Jason turns off the TV when the shooter’s face appears on the screen. The house is quiet and the setting of the autumn sun begins to darken the house. Kit will be home soon. He collects the ingredients from the pantry for a tuna noodle casserole. He opens the cans and boxes, dumping in the ingredients one at a time in layers until the dish is full. He pours himself a small glass of whiskey, with ice. When he puts the dish in the oven, a sharp snap sounds from outside. He nearly drops the dish. There is no sign of what made the noise when he looks out the kitchen window, only the slow wind and the swaying brush breaking the stillness. He sits down and catches his breath, sipping a bit on the whiskey. When he’s ready he sets the table for two. His ears adapt again to the silence of the house. The frequencies of the dead air hum in his ears and he begins to track the particles in the air floating in front of his face.

He waits for Kit in a cedar chair on the porch. Kit pulls up 20 minutes later and smiles briefly as she comes up the steps and into the house. She changes in their room while he takes the casserole out of the oven and pours each of them a beer. She comes in wearing a nightshirt and shorts and sits down, leaving the silence between them undisturbed. They eat in small quiet bites and occasionally glance at each other before looking down at their plates. When they finish, Jason cleans the table and Kit watches television on the couch, smoking a cigarette. Jason joins her and they eat the cake the Wilsons made for them. It was getting stale. They touch hands for a moment and she strokes his fingers, letting him know she is there.

After Kit leaves in the morning he paces the house. For an hour he walks around to each room opens the doors and looks inside, pausing for a long time at the empty bedroom. He goes back to the kitchen and makes himself another cup of coffee with a little whiskey. He stands in the living room in front of the gun cabinet. He pulls a handgun off the rack and holds it in his hands before locating the correct magazine in the locked drawer below. He returns to his cup of coffee in the kitchen and loads the bullets into the magazine. When he’s had his fill he goes out to his truck and sits behind the wheel. He looks ahead out the front window, and then starts the engine.

He pulls into a school parking lot in the middle section off to one side of the front entrance. He holds the gun in his hand pressing it to his lap, his eyes fixed on the main entrance doors. The cold steel warms in his grip and by late afternoon the metal is sweaty and sticks to his skin.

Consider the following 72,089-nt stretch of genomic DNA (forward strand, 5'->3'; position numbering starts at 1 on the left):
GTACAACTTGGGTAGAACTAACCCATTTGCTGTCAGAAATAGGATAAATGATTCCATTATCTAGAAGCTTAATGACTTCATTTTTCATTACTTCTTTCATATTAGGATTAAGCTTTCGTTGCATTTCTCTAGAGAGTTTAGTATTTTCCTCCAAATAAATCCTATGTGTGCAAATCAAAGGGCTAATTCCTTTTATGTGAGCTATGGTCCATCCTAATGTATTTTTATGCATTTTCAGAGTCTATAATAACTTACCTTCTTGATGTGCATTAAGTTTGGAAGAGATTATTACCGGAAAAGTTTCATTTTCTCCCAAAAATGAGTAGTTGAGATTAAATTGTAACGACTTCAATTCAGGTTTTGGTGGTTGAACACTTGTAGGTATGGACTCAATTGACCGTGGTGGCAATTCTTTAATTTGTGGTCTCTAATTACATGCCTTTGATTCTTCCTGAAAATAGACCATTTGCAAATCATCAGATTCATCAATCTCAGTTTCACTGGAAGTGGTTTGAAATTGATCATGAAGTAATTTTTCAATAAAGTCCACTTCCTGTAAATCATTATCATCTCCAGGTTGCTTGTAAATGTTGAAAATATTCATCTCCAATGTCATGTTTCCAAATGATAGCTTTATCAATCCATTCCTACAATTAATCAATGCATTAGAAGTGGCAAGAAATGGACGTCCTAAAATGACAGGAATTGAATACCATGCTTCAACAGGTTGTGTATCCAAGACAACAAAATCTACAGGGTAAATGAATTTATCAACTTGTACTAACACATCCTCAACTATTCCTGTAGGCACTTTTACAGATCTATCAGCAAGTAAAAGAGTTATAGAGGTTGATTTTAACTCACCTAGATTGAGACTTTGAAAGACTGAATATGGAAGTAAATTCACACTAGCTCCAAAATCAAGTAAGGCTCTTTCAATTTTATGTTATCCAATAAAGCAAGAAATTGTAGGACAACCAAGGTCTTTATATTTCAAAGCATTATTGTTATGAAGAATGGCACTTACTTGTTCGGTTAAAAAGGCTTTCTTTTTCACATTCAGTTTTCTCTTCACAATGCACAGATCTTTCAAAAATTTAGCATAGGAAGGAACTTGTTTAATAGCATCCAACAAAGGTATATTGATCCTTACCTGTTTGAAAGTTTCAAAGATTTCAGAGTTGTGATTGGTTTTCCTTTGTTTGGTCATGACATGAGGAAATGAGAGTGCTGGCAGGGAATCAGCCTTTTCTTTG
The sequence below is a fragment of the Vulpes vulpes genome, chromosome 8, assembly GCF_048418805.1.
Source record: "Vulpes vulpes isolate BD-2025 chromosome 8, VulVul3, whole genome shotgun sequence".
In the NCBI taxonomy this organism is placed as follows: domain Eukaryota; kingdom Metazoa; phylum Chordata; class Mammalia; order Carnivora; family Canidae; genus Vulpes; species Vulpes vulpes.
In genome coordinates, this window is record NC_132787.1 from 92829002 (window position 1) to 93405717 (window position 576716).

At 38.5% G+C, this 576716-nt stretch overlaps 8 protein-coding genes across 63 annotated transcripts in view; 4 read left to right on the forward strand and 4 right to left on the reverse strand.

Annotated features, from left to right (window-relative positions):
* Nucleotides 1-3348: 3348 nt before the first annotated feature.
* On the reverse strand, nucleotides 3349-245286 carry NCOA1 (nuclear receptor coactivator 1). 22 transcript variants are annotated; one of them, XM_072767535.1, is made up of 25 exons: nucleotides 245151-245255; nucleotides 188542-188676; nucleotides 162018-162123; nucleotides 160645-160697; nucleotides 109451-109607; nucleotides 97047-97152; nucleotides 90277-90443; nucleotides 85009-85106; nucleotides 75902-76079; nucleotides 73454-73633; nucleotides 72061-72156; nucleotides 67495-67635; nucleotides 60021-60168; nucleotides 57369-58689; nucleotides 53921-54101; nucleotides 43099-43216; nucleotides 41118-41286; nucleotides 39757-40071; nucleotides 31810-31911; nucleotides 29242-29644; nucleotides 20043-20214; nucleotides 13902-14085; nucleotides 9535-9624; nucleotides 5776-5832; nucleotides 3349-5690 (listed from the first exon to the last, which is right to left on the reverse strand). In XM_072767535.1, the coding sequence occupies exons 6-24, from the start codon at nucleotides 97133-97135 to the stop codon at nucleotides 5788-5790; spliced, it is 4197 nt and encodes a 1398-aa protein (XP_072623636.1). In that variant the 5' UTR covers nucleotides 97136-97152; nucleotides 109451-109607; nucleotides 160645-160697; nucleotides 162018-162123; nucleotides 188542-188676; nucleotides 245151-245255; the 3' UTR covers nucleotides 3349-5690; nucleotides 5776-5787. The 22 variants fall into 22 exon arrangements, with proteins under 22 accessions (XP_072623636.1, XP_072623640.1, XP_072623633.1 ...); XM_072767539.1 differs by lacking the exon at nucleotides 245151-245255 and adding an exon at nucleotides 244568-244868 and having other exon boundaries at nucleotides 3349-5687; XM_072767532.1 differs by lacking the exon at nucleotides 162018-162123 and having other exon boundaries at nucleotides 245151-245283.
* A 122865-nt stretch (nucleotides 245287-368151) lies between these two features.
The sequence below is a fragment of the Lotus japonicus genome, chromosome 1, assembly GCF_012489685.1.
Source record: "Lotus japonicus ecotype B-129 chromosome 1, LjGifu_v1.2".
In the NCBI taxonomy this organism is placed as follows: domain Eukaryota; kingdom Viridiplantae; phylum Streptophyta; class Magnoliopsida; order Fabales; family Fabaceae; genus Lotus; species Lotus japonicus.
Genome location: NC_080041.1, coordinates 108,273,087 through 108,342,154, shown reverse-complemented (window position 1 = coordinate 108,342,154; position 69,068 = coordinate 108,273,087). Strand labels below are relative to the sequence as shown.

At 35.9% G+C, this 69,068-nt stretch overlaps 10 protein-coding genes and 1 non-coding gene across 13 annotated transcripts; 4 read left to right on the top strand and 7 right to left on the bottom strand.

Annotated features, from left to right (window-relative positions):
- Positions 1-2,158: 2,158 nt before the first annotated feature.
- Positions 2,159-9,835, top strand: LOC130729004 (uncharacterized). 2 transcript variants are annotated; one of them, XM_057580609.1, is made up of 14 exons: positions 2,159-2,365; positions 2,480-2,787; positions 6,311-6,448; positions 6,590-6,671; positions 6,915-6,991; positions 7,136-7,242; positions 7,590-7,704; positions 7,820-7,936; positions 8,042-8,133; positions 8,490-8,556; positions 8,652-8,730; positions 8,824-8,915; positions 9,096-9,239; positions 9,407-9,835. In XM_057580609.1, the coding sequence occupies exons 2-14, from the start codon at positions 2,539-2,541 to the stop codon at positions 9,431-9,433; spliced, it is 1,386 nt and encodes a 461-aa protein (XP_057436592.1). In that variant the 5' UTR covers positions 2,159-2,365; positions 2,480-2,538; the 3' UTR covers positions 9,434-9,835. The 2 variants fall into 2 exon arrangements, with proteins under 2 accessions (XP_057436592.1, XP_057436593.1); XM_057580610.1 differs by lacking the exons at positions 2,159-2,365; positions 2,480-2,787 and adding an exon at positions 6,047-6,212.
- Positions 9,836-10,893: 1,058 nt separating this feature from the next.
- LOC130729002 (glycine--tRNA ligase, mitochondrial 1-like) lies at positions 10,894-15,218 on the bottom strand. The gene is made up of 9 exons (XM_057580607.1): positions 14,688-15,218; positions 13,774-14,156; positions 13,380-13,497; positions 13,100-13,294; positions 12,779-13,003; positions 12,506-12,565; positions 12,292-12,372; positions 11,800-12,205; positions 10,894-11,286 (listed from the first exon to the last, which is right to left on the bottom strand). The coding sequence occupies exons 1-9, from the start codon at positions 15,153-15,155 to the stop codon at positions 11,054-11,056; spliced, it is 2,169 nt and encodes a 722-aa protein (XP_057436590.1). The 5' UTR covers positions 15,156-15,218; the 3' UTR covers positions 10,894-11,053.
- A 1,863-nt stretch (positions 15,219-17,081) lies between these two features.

Each day he finds a new parking lot. Waiting in his truck, he watches the interactions of the children and staff: running, talking, staring. The observing comforts him some. The belief he is being useful brings him back. When the school day ends he returns home and makes dinner before Kit arrives.

After months of routine, Jason and Kit decide to separate. They both agree; there is no animosity. They separate their bank accounts and Jason retains his modest savings and pension checks. She keeps the house. After moving out, he creates a system, staying in motels and traveling to different schools each week. He has only been approached twice.

Three months after separating from Kit, he finishes his lunch in his truck, waiting in a high school parking lot. Something metallic catches his eye. Instinctively, he raises the gun, pointing it at a kid. The silver object glimmers from the boy’s hooded sweatshirt. Other kids gather around, some walk away and turn back with worried looks. He switches off the safety and aims the gun at the boy’s head. The boy walks toward the front doors. Jason’s finger hovers over the trigger. The image of the shooter from television comes to him, and he releases a pent-up breath.

A teacher grabs the boy’s arm and wrenches the metal object from him. It is smaller than a gun and has a black mouthpiece. The teacher turns it over in her hand, a rectangular vape. The gathered kids scatter and laugh. He drops the gun to the floor on the passenger’s side, rolls up the window and drives away.

He finds a hotel in the next town over and pays for two nights. He keeps the gun on the nightstand as he sleeps. He wakes up in the middle of the night and hides the gun in an air vent in the bathroom.

The next day, he drives to a park and sits on a bench near the playground. School is out and children are playing.. He sits near the swings and watches a little boy with red hair clutching the metal chains, struggling to pump his legs hard enough to swing higher than he already is. A parent sits next to Jason, silently watching her daughter on the swing next to the boy.

“Is that your son?” she asks.

“That’s Tanner,” he says without looking at her.

“Isabelle just learned how to do it on her own,” she says proudly.

“It took Tanner awhile too, but you gotta let them struggle a bit before they get a little confidence.” He looks at her finally and she smiles at him. They are silent for a moment.

“It’s been hard doing it alone.”

He nods. She smiles at her daughter, knowing all at once great satisfaction and sorrow.

“It’s freeing to watch them play like this.” She pauses. “Without worry for the future.”

“It’s important for them.”

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